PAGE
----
- The Washington Times - Tuesday, February 20, 2001

Divorcing parents don't have to make the kinds of cozy living and custody arrangements Ed Bartlett and his ex-wife, Zohreh Granfar, made to minimize the stress and upheaval in their children's lives.

Mr. Bartlett and Mrs. Granfar live two blocks away from each other in Rockville and have joint custody of their three boys.

Therapists, psychologists and other professionals who deal with divorce and children say parents need to take their children's feelings into consideration when they decide to divorce.

Gary Sprague, who runs a national church-based counseling ministry for children of divorce called Kids Hope, says his life was turned upside down when he was 5, and the pain lingered for years.

"When I was 5, my parents were divorced," Mr. Sprague says. "My dad moved out, and the guy who lived across the street moved in. My mom remarried 30 days after the divorce was final, and I became instantly part of a blended family situation. I had two part-time dads instead of one father."

Mr. Sprague designed Kids Hope as a way for voiceless children of divorce to talk through their feelings and fears in a closed, children-only format for an entire weekend. After the children talk through what they're experiencing, he brings children and parents back together for one final group discussion in which he asks children questions and gives them a chance to respond.

"One of my philosophies is it's good to hear from the kids rather than have adults tell parents what the kids are feeling," Mr. Sprague says. "We hear directly from the children. They're very frank with their answers, and it's a wonderful closing session."

That kind of face-to-face session is intrinsic to the counseling at the Children for Divorce and Separation Center, says Executive Director Risa Garon. The center, based in Columbia, also has an office in Rockville. After children go through peer counseling with other children of divorce and trained counselors, they meet with their parents or any stepfamily members they choose to invite in what the center calls a "multiple-family session" to reinforce the parent-child relationship and to give children a chance to talk directly to their parents.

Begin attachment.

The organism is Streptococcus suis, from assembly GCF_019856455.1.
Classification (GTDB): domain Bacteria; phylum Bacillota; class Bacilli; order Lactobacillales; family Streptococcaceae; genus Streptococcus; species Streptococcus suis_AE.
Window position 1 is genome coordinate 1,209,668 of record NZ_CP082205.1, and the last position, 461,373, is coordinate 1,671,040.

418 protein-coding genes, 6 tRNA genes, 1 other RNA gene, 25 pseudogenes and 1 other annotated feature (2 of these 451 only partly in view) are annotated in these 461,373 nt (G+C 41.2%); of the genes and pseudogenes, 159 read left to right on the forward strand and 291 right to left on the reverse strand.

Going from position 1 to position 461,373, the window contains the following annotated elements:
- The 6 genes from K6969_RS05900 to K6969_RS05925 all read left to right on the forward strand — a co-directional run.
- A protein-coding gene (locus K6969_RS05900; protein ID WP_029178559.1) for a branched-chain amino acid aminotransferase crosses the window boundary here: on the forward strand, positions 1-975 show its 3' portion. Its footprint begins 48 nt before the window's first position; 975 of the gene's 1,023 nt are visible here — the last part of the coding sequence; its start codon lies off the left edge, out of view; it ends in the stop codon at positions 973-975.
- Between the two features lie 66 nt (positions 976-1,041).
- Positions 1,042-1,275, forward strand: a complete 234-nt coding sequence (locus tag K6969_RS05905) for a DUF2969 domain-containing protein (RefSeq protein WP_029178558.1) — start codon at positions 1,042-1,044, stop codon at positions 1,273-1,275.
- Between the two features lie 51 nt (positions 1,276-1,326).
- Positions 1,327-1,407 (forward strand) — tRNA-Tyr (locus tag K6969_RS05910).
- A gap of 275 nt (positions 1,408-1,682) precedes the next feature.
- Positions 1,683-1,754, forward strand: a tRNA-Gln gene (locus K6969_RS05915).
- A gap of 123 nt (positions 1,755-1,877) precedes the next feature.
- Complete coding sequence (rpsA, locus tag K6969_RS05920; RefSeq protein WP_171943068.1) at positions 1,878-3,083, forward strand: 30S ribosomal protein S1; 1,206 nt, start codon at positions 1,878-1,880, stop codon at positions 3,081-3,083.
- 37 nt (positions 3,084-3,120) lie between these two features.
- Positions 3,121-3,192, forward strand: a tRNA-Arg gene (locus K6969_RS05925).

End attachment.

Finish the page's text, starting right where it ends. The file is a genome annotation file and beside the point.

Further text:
"The purpose is to acknowledge that we can only do so much at the center, but the real change is within the family," Mrs. Garon says. "That's what our research shows."

Lora Chuhman, 30, of Baltimore, who works at the Columbia center counseling children, went through the divorce of her parents when she was 16. She says it took three years before she was able to get her parents to attend a multiple-family session and for her parents, particularly her father, to work on the communication problems that had plagued their marriage. It also took that long for her to re-establish the relationship with her father.

"I thought my parents had a good marriage, but later, afterward, I found out it wasn't," Miss Chuhman says. "The communication just wasn't there."

Another thing divorcing parents can do to minimize the trauma for their children is to keep the divorce out of the courts as much as possible, says David L. Levy, a lawyer who also is president of the Children's Rights Council in the District, an advocacy group that stresses children's rights to their parents.

"The courtroom is a bad place for children," Mr. Levy says. "Court battles put kids in the middle. The government should be getting into the act only when absolutely necessary, like in cases of child abuse, neglect, parental kidnapping."

Dianna Thompson, executive director of the American Coalition for Fathers and Children in the District, agrees with Mr. Levy.

"We always say mediate, don't litigate," says Mrs. Thompson, whose nonprofit organization advocates shared parenting. "It's astounding how much money parents spend in the courts, but judges don't normally know what is in the best interests of your child. They don't see [the children] enough. Why would you want a stranger making decisions on the state of your children? It's always better to work things out between the mother and father."

Chelsea Elander, 23, a child of divorce who co-wrote a book on divorce with her mother and stepfather called "Don't Divorce Us: Kids' Advice to Divorcing Parents," says her parents worked hard to keep their divorce out of the courts, and she benefited from that.

"They never exchanged a dime of child support," Miss Elander says in a phone interview from England, where she is studying medicine at Oxford University. "They said, 'This is our child, we will share [the child raising].' "

Mrs. Thompson says many divorcing parents ignore their children's wishes or try to use the children as leverage against their spouses, but parents need to rise above the bitterness and anger of a divorce and put their children first.

"You have to love your kids more than you hate your ex-spouse," Mrs. Thompson says.

Mrs. Granfar says she and her ex-husband went out of their way to accommodate their children when they divorced 2 years ago and even today consult with each other about the house rules in each of their homes and other discipline issues.

"Consultation is crucial," Mrs. Granfar says. "We have family meetings with the other parent there and the children present to go over ground rules and make sure things are consistent."

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